On 04/25/12 21:40, Arto Jantunen wrote:
>> I'd like to ask you to evaluate OpenRC as candidate to replace the "old"
>> have-always-been-there sysvinit/insserv init scripts in Debian.
> Based on this text it seems to me that OpenRC doesn't do anything that
> our current init wouldn't do (we already have dependencies and
> concurrent startup),
* stateful init scripts (e.g. /etc/init.d/apache2 start
-> * WARNING: apache2 has already been started)
* nice management tools (rc-status shows what init scripts are in the
current runlevel and their current state)
And many small features that just make life a bit easier like named
runlevels (so it's "single" instead of "1")
> and also that it wouldn't solve the problem upstart
> and systemd were created to solve. I might be wrong here since I don't
> know OpenRC, so correct me if I'm missing something.
Both upstart and systemd suffer from NIH and (imo) fail to be simple and
reliable. But you are right, OpenRC is not revolutionary, it's more a
consequent evolution that happened as we were slowly fixing all the
little bugs that annoyed us.
> It seems to me that many of the conversations about init systems have
> been missing the point quite badly as well, so it might be that this
> isn't obvious.
> To me the point is clearly reliable bootup, not speed or dependencies
> themselves (the dependencies are required for implementing reliable
> bootup, and the speed is produced as a side effect of correctness).
In my experience OpenRC has the most reliable and deterministic bootup,
and it makes it easy to figure out your current state (is apache still
running? Should it be running?)
Performance and all that is just a bonus for me, always correct is more
important than fast
> Reliability in the case of modern kernels and modern hardware means
> event based, not static. The hardware in a modern computer comes and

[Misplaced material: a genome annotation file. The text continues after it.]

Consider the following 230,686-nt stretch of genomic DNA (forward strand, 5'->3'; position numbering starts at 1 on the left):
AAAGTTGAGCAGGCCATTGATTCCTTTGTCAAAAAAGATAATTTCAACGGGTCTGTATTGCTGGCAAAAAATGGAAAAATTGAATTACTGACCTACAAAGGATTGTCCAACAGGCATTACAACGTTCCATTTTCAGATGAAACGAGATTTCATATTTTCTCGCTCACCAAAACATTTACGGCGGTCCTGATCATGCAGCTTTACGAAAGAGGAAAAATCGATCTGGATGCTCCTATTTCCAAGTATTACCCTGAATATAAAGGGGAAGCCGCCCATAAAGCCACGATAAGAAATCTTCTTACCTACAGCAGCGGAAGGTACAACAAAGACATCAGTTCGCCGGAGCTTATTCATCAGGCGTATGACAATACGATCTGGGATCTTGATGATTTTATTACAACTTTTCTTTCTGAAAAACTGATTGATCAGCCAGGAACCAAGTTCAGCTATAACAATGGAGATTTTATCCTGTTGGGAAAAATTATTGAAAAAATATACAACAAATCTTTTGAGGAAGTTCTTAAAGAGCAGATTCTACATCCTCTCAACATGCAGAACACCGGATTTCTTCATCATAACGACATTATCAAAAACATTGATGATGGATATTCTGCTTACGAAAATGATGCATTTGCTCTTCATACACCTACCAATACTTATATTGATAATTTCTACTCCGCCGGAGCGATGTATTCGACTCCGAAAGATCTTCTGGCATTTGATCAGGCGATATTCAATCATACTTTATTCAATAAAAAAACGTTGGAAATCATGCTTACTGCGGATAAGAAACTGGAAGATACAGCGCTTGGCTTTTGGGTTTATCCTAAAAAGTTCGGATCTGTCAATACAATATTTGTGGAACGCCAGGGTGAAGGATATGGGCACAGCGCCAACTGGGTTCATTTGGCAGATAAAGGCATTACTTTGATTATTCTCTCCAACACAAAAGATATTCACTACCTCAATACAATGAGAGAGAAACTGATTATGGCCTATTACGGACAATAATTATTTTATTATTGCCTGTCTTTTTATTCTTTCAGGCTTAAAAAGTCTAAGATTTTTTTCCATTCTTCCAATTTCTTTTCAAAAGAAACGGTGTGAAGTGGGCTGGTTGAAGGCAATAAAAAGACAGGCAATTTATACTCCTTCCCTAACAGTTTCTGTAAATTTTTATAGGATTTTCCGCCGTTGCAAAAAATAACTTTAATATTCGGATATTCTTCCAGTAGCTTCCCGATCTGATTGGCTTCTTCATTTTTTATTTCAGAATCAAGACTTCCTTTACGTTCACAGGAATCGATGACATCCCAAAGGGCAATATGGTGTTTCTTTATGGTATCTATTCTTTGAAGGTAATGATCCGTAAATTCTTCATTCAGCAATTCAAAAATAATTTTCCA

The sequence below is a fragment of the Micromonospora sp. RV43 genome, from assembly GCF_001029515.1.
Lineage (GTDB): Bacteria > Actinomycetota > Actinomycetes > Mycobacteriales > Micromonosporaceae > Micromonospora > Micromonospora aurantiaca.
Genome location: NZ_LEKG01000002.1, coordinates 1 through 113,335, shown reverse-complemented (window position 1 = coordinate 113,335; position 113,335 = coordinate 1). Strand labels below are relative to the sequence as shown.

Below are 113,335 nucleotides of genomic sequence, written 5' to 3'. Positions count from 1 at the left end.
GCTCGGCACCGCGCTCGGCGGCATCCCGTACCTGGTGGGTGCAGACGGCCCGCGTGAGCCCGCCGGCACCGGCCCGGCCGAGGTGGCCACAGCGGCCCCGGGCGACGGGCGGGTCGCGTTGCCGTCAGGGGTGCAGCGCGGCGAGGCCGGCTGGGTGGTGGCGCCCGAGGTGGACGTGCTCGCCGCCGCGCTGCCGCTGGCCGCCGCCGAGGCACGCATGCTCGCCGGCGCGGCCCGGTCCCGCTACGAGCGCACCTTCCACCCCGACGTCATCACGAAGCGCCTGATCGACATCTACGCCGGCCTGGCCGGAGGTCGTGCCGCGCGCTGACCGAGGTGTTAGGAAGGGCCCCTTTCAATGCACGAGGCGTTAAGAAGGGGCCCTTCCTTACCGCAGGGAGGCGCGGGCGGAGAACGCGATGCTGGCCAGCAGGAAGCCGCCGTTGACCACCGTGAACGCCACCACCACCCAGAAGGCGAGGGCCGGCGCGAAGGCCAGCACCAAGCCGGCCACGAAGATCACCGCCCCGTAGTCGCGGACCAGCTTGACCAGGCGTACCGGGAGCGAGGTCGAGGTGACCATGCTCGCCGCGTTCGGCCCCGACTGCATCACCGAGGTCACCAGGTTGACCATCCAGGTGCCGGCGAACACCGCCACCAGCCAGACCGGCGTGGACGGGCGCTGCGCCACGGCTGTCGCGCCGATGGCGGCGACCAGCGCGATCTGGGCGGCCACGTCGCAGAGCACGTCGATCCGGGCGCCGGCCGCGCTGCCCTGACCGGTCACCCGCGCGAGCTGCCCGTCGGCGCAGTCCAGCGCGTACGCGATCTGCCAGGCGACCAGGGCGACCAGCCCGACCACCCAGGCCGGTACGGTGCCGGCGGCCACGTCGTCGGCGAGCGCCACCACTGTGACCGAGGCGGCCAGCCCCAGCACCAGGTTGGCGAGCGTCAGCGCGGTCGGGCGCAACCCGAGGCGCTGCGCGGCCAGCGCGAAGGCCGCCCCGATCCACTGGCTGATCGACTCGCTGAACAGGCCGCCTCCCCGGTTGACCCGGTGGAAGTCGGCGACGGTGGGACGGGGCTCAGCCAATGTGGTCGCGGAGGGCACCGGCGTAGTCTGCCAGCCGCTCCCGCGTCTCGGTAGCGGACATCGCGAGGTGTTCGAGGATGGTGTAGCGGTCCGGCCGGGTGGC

> goes as it pleases (usb devices being the worst example, but scanning
> for pci or sata busses and loading drivers isn't exactly instant in all
> cases either), and the kernel has little choice in the matter. It can
> either sleep until "everything is surely detected by now" before passing
> control to userspace, or pass control and the problem along (by
> providing event notification when the device set changes). The kernel
> made its choice about this years ago, and we have been living on
> borrowed time and kludges since then.
I mildly disagree there. The init system doesn't need to know about such
things, it only provides the actions. The device manager (what used to
be udev+hal, then was udev/gudev and is now systemd) should handle the
policy. So - connecting a usb wlan card triggers a kernel event, which
udev processes, and udev then decides from its rules what action to take
- say /etc/init.d/net.wlan0 start
(Although there is a considerable overlap between rules and actions)
For me there's no reason why udev / mdev can't stay standalone,
integrating it into the startup scripts doesn't feel right.
Have a nice day,
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